- The traditional, region-specific reference, such as
pelican. Only add this tag if the reference is in common use in the region. The examples shown below are used in the United Kingdom and Canada.
Mode of transport
- A value of
yesmeans that pedal cyclists are permitted to ride across the crossing.
- A value of
yesmeans that horse riders are permitted to ride across the crossing.
- A value of
yesindicates that crossing traffic of differing types is segregated from each other (that is, there is a separate crossing area for each mode of transport). At many traffic lights, crossing foot and bicycle traffic are segregated. A more regional example is the segregation of horse and foot traffic within some UK Pegasus crossings.
- Like many others, this parameter is boolean, i.e. it can take the values
no. Different from several other Boolean parameters, in this case no default is assumed.
Crossing nodes are shared by both the road and the crossing way. A no value for an access tag like bicycle=* or horse=* on a highway=crossing node is meant to apply only to traffic on the crossing, not on the main road: (highway=crossing + bicycle=no) means that cyclists must dismount before crossing the road; it does not mean that cyclists on road must do this.
Nevertheless, most routers do not support this, which may lead to potentially undesired effects like blocking routing along the road for cyclists.
You may ask router authors to add support for this tagging. In most cases it is also possible to use more detailed tagging and split the crossing way into parts and add bicycle=no on applicable parts.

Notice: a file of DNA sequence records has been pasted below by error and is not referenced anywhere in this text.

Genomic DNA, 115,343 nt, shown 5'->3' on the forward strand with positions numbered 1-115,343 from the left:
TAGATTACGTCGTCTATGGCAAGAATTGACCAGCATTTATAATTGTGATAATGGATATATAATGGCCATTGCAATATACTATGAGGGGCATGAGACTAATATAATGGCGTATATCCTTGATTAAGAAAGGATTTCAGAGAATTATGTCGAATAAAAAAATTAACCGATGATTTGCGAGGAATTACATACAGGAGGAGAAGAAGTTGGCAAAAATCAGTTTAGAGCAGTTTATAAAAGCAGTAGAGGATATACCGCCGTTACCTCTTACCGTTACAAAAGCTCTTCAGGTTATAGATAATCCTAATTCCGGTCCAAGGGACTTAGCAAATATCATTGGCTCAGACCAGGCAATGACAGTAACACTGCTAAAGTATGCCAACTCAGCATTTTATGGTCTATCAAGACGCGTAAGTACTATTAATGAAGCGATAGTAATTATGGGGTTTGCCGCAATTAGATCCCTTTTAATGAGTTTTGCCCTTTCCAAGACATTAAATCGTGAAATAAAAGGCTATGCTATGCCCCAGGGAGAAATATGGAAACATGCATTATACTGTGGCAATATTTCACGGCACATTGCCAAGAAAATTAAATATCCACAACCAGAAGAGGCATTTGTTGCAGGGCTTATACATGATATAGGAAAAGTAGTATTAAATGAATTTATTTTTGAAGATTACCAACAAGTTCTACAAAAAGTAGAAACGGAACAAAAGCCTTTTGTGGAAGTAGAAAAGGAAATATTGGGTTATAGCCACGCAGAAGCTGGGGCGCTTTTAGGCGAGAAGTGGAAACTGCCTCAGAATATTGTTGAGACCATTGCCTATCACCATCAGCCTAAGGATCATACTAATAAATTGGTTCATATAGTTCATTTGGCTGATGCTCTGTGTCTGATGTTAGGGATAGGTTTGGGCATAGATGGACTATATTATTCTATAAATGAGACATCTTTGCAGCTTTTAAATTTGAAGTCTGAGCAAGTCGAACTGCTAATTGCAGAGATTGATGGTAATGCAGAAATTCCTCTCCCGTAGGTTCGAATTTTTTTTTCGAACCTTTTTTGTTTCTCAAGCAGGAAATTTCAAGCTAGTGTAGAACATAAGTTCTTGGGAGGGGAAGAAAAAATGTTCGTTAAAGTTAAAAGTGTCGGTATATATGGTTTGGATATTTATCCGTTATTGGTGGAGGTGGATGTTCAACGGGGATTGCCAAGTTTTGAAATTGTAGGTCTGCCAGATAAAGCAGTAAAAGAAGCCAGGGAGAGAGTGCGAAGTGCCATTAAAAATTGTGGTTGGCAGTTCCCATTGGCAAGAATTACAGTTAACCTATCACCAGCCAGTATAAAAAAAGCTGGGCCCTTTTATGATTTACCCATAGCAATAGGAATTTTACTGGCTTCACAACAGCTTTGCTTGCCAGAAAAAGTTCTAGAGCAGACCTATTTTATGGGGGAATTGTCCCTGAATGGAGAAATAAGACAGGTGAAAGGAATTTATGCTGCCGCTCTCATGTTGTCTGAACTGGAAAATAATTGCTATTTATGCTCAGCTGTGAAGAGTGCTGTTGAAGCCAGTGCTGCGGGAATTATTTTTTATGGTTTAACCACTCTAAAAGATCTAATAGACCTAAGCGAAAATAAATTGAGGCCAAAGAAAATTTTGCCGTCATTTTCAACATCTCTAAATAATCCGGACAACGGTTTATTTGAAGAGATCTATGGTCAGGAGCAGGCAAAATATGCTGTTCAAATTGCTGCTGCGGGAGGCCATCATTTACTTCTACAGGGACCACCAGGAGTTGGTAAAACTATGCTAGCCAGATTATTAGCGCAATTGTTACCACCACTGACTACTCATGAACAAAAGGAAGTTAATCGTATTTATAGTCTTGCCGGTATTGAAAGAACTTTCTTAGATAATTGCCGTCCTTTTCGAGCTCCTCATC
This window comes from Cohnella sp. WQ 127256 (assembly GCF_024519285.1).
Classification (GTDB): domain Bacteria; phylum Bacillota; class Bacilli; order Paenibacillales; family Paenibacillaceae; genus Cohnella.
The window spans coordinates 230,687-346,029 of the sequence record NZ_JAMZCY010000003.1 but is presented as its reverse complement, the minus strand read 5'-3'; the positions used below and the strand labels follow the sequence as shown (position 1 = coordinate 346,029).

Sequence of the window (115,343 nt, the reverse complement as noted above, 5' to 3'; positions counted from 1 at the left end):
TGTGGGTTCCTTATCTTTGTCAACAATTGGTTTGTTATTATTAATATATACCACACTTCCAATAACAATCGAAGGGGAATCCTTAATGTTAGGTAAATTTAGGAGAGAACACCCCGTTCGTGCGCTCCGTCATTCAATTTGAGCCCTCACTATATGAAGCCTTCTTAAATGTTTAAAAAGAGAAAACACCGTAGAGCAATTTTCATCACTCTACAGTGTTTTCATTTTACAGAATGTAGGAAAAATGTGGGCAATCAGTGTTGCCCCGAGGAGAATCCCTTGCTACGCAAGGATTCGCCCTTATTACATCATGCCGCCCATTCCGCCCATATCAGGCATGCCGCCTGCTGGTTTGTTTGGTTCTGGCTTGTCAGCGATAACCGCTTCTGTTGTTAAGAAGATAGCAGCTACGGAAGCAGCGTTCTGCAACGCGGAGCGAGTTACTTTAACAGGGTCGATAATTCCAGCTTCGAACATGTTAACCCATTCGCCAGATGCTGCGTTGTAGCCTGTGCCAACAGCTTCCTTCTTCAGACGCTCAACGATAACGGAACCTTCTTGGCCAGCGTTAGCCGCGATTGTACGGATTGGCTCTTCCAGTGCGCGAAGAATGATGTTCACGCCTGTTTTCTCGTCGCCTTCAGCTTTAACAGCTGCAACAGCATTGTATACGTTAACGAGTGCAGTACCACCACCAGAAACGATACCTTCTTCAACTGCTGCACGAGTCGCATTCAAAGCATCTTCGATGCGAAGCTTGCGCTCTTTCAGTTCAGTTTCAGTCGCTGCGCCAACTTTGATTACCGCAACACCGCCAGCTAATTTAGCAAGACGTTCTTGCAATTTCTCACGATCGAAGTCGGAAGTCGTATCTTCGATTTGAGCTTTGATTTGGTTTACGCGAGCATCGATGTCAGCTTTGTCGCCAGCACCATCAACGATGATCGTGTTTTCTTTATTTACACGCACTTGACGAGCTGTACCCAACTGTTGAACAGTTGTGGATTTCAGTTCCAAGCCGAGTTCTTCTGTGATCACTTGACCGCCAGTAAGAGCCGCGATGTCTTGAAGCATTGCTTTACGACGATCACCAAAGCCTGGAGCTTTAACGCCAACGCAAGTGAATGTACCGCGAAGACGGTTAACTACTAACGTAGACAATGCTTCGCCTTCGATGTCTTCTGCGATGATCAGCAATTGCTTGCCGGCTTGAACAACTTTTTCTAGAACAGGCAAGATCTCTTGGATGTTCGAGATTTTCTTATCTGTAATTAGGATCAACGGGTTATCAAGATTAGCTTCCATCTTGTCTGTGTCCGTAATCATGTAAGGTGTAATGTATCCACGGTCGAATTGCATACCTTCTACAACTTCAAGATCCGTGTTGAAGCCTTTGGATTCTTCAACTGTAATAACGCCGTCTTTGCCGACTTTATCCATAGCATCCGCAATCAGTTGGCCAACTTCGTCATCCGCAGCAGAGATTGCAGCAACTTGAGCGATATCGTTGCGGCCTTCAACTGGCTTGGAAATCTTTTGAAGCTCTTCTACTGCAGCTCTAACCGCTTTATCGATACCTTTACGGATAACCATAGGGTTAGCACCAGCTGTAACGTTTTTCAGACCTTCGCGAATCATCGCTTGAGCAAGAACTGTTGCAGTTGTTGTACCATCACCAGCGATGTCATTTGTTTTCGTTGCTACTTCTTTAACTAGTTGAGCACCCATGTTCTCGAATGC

- crossing:signals=yes/no (proposed)
- Indicates whether the crossing is controlled by a traffic signal, such as a pedestrian signal, regardless of whether it is marked by road pavement markings.
- Crossing light and/or sound on a traffic signal can be requested by a bicycle rider or pedestrian via button press.
- Pedestrian traffic with sound for the visually impaired.
- Pedestrian traffic signals with vibration for the visually impaired.
- Indicates whether the crossing has a refuge island.
- A value of
yesindicates that the crossing may be managed by a Crossing guard at busy times. The default is
- A value of
yesindicates that flashing lights warn drivers when a pedestrian is crossing. The default is
no. For more detail, consider using a value of
sensor(if the lights turn on automatically), or
always(if the lights are constantly flashing).
- Describes the markings on the road.
The following table shows how the crossing might be tagged:
|Description (and local name)||Tags||Image|
A crossing for pedestrians only and no traffic lights (but may have a flashing amber globes on poles in some regions such as in the United Kingdom)
The crossing often has distinctive white stripes on the road. It may have additional protections, such as reduction of lanes, or other speed limitation signals and enforcement devices on the ground. If the street is large enough, the crossing may also be protected by traffic separation islands (see below).
A crossing for pedestrians only with traffic lights (button operated or not).
This is the most common type of crossings in dense urban areas of cities (at least in Europe), but sometimes used also in smaller towns or villages, more rarely used in residential areas with low traffic. On large enough streets, they are frequently equipped with a separation islands (see below) where crossers can rest: crossing the street is then performed in two steps, with distinct traffic lights for pedestrians for each side of the street, so the crossing zigzags on the central island and its footway is sometimes restricted by barriers.
In some locations this is known as a Pelican crossing (traditional British name from pedestrian light controlled crossing). See also Pelican crossing on Wikipedia.
A crossing for pedestrians and cyclists with no traffic lights (but may have a flashing amber globes on poles in some regions such as in the United Kingdom).